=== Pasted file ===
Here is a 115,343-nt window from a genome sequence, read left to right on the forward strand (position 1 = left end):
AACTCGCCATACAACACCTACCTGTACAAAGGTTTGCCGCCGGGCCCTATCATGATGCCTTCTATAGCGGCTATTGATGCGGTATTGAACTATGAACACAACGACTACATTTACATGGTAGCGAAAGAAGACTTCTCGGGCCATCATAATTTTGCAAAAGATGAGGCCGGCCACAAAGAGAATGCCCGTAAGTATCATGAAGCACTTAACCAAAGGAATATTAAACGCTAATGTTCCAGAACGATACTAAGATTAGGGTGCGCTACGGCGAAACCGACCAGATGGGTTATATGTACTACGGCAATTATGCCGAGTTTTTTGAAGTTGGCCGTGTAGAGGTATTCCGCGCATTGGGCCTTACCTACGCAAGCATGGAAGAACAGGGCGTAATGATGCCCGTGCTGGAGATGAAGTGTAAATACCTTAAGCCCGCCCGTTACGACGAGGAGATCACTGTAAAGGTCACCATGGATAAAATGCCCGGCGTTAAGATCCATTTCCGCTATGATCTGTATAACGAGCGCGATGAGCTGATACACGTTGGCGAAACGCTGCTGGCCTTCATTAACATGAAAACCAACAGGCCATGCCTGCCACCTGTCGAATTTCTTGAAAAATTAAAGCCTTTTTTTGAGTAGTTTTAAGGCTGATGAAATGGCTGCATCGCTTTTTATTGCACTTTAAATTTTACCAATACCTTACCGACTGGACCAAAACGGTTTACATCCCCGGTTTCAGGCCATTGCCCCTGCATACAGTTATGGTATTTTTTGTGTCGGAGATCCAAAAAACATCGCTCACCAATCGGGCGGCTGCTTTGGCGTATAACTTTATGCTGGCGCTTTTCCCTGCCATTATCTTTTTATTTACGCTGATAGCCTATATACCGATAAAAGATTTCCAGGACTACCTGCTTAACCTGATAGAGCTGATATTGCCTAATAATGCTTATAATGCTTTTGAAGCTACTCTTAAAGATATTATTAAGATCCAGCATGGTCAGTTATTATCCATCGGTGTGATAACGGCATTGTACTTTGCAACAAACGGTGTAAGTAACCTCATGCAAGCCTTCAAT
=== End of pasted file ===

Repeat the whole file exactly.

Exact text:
Here is a 115,343-nt window from a genome sequence, read left to right on the forward strand (position 1 = left end):
AACTCGCCATACAACACCTACCTGTACAAAGGTTTGCCGCCGGGCCCTATCATGATGCCTTCTATAGCGGCTATTGATGCGGTATTGAACTATGAACACAACGACTACATTTACATGGTAGCGAAAGAAGACTTCTCGGGCCATCATAATTTTGCAAAAGATGAGGCCGGCCACAAAGAGAATGCCCGTAAGTATCATGAAGCACTTAACCAAAGGAATATTAAACGCTAATGTTCCAGAACGATACTAAGATTAGGGTGCGCTACGGCGAAACCGACCAGATGGGTTATATGTACTACGGCAATTATGCCGAGTTTTTTGAAGTTGGCCGTGTAGAGGTATTCCGCGCATTGGGCCTTACCTACGCAAGCATGGAAGAACAGGGCGTAATGATGCCCGTGCTGGAGATGAAGTGTAAATACCTTAAGCCCGCCCGTTACGACGAGGAGATCACTGTAAAGGTCACCATGGATAAAATGCCCGGCGTTAAGATCCATTTCCGCTATGATCTGTATAACGAGCGCGATGAGCTGATACACGTTGGCGAAACGCTGCTGGCCTTCATTAACATGAAAACCAACAGGCCATGCCTGCCACCTGTCGAATTTCTTGAAAAATTAAAGCCTTTTTTTGAGTAGTTTTAAGGCTGATGAAATGGCTGCATCGCTTTTTATTGCACTTTAAATTTTACCAATACCTTACCGACTGGACCAAAACGGTTTACATCCCCGGTTTCAGGCCATTGCCCCTGCATACAGTTATGGTATTTTTTGTGTCGGAGATCCAAAAAACATCGCTCACCAATCGGGCGGCTGCTTTGGCGTATAACTTTATGCTGGCGCTTTTCCCTGCCATTATCTTTTTATTTACGCTGATAGCCTATATACCGATAAAAGATTTCCAGGACTACCTGCTTAACCTGATAGAGCTGATATTGCCTAATAATGCTTATAATGCTTTTGAAGCTACTCTTAAAGATATTATTAAGATCCAGCATGGTCAGTTATTATCCATCGGTGTGATAACGGCATTGTACTTTGCAACAAACGGTGTAAGTAACCTCATGCAAGCCTTCAAT